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Please talk to me about buying a fire and fireplace.

(12 Posts)
Aworryingtrend Fri 21-Oct-11 09:05:02

In our current house there is a hideous- very contemporary glass wall mounted fire left by the previous owners. We want to replace this with a traditional fireplace. And have no idea where to start.

The current glass monstrosity is a 'flueless gas' type one. I have no idea whether it works as we have never turned it on. However, the house does have a flue. Does this mean that we can have a normal gas fire? or might there be a reason why the previous owners opted for flueless gas?

Also, how does it work when you buy a fireplace? Will the people installing the new one take outt he old one? Is it it a big job?

There is no chimney btw. The house was built in the 1980s.

Any fireplace buying tips appreciated, thanks.

Redrobyn Fri 21-Oct-11 09:20:13

It may be they (Or previous owners to them) may have capped off the flue/chimney when fireplaces were seen as old fashioned. If this was the case or the flue didnt have enough 'draw' (Suction up the flue) or the flue/chimney leaked fumes into the rooms that the flue/chimnet travelled through, then they may have got the flueless one.
However.... it may have been purchased for its 'aesthetic' qualities even if you or I wouldnt like it.
If it is to be a working fireplace, then before you buy its best to get the flue checked out by a pro. I know you didnt want to hear that but its your safety at risk if you have carbon monoxide fumes spilling into your home. Essentially there are the fireback and the infill behind it which years ago was simply rubble, but these days I think has an additive of vermiculite to help reflect heat back into the room,and then the hearth and the decorative fire surround.
Decide early on if you want gas installed to the fire place.
Go to a place where they specialise in fireplaces and they will give all the advice you need and probably have a fitting service too.

Lizcat Fri 21-Oct-11 13:56:13

From bitter experience I would strongly suggest getting someone out to have a close look at the flue system. Our house originally victorian was extended in the 1980s and a flexible flue was used (now no longer allowed) this flue has sagged and is now very dangerous and would cause carbon monoxide posioning any fire was used. The bill to replace with a fixed flue was eye watering. So like Redrobyn I know it's not want you want to hear, we just Thank our lucky stars that we never used the hideous gas fire that was there.

Aworryingtrend Fri 21-Oct-11 14:24:08

Thanks so much, both of you. Who would come out and assess it do you think? We are visiting fireplace showrooms tomorrow, would they send someone out or are there idnependent people who would come to our house and look at it? Sorry for so many questions, I just don't want to look a complete numpty in the shop.

Lizcat Fri 21-Oct-11 15:54:39

It was someone who sells fireplaces who looked at our flue went pale asked us if we ever used the fire downstairs to which we said no. He then explained the problem and the costs of fixing it.

minipie Fri 21-Oct-11 16:42:40

I think ask the fireplace showroom. We've just had new fireplaces installed, we bought them through a showroom and they were fitted by an independent guy, but he works through the fireplace showroom so that would be the best way to find someone reputable I think. (Or I can recommend our fireplace fitter if you are in or near London).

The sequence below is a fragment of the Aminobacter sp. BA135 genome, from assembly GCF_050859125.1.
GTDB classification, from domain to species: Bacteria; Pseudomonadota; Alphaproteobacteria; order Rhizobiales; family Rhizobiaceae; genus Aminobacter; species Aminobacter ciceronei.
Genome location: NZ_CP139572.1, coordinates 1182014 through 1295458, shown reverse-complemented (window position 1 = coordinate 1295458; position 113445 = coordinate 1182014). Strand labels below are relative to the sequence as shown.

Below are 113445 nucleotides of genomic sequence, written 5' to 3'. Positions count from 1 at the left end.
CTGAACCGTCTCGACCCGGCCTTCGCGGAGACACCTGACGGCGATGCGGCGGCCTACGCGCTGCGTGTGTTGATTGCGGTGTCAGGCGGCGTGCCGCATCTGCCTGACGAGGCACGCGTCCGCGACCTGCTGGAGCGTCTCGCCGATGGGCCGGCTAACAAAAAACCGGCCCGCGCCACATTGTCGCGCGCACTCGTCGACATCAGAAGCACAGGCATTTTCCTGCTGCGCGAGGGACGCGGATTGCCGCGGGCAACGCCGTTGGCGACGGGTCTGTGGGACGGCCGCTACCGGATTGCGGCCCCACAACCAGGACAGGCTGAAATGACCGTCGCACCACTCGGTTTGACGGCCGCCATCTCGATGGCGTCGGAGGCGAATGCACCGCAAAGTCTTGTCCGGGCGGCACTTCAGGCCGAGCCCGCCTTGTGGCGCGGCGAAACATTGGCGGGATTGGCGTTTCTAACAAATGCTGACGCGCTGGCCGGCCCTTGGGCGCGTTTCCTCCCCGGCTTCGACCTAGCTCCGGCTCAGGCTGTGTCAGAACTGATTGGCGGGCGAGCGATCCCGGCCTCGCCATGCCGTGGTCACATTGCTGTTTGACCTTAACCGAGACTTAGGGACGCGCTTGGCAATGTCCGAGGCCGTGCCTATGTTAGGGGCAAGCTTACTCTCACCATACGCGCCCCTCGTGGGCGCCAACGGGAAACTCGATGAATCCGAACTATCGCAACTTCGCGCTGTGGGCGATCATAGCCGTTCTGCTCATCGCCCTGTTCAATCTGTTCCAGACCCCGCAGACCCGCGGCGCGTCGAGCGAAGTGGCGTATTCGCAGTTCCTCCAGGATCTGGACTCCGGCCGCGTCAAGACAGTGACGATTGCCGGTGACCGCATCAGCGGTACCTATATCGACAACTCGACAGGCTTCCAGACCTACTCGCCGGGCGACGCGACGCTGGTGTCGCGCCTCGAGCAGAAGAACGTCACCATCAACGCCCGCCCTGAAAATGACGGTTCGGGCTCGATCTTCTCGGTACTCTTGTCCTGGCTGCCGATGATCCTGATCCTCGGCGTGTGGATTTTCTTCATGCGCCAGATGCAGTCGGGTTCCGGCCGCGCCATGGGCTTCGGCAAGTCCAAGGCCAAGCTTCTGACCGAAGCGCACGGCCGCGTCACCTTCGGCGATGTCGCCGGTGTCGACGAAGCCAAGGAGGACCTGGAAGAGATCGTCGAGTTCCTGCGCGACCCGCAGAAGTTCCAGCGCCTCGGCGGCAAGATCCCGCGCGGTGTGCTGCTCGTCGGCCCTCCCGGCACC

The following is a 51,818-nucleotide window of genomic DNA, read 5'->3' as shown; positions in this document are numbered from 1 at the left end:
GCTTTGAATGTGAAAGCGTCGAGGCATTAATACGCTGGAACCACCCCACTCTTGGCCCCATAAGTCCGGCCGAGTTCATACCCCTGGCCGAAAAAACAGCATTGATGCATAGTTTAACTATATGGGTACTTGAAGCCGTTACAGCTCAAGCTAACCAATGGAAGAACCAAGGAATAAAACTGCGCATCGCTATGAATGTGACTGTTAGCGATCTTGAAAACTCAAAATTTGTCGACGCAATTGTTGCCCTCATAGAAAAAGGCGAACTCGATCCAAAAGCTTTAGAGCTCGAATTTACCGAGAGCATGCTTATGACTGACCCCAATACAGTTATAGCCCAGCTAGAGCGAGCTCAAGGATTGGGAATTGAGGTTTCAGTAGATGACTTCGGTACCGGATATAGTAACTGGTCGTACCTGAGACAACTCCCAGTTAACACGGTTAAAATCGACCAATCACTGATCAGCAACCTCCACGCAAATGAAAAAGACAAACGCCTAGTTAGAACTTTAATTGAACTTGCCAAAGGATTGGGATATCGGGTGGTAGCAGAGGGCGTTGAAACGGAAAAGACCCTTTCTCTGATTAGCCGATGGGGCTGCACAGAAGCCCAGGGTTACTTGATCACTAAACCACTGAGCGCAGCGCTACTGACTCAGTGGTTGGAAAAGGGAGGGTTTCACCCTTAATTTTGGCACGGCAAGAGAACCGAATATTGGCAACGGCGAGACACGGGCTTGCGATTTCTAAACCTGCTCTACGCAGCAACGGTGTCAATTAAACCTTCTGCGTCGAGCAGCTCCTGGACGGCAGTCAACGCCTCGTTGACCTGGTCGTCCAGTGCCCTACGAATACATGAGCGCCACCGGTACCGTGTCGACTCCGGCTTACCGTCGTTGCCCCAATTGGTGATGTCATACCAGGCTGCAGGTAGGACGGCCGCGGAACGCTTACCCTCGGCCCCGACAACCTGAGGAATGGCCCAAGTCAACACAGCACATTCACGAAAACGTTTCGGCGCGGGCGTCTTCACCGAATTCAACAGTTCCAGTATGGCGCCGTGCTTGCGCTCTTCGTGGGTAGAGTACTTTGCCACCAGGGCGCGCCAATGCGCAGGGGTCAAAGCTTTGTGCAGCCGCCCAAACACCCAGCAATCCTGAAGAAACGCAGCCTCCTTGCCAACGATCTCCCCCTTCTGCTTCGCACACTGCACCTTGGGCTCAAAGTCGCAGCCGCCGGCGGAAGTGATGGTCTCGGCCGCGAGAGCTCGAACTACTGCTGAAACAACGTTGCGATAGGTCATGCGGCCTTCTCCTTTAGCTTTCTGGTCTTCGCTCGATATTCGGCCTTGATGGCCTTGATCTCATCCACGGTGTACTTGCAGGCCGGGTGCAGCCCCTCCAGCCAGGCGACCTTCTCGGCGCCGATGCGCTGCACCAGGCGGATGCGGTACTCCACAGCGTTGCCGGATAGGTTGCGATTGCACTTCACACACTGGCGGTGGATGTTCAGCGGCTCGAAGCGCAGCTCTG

Redrobyn Fri 21-Oct-11 18:14:43

We lived near East London and used a fireplace showroom in Leytonstone (By The Greenman Roundabout) and got excellent advice before hand and installation later of a lovely slate and also marble fireplace.

RandomMess Fri 21-Oct-11 21:17:49

Is it installed on an external wall? If it is then venting it could be quite straightforward if the existing flue is no good.

We have a contemporary flueless gas fire, no chimney due to loft conversion and no usuable external wall, terraced house and partial timber framed construction!

PigletJohn Sun 23-Oct-11 12:31:11

"might there be a reason why the previous owners opted for flueless gas?"


Lots of RGIs will not fit them, or do anything to them except disconnect them.

As well as emitting potentially poisonous gas, especially if they are not frequenty tested and serviced, they also emit moisture. With no flue, it has nowhere to go.

needanewname Sun 23-Oct-11 12:43:43

When we bought our current house (1930's) there was no fireplace, it had been covered over years ago.

We went to a fireplace shop (if you're in SE London I would recommend them) they got the guy to come out and know through where the fireplace would be and then asses what would be suitable. They also had to check that the chimney was suitbale and did all kinds of tests for that - I think that costs us £50.

We knew we wanted and open fire or wood burning stove, I was gutted to be told an open fire would not be an option as the opening was too small but that we could have a stove. We did have to have the chimney lined and we were limited as to what stoves we could have, but it was the nest money spent ever, love it.

It should cost you too much to investigate what options you have.

needanewname Sun 23-Oct-11 12:44:12

shouldn't not should blush

yomellamoHelly Sun 23-Oct-11 19:24:26

We were going to have a gas fire installed a couple of weeks ago in a 1930s house. Chimney not capped and you could see where it had been filled in. When it came to it we discovered it had been filled with rubble (as was common in 50s and 60s apparently). Whole thing stopped there. (They filled it back up and very nicely charged nothing for all the palaver.) So might not be possible.

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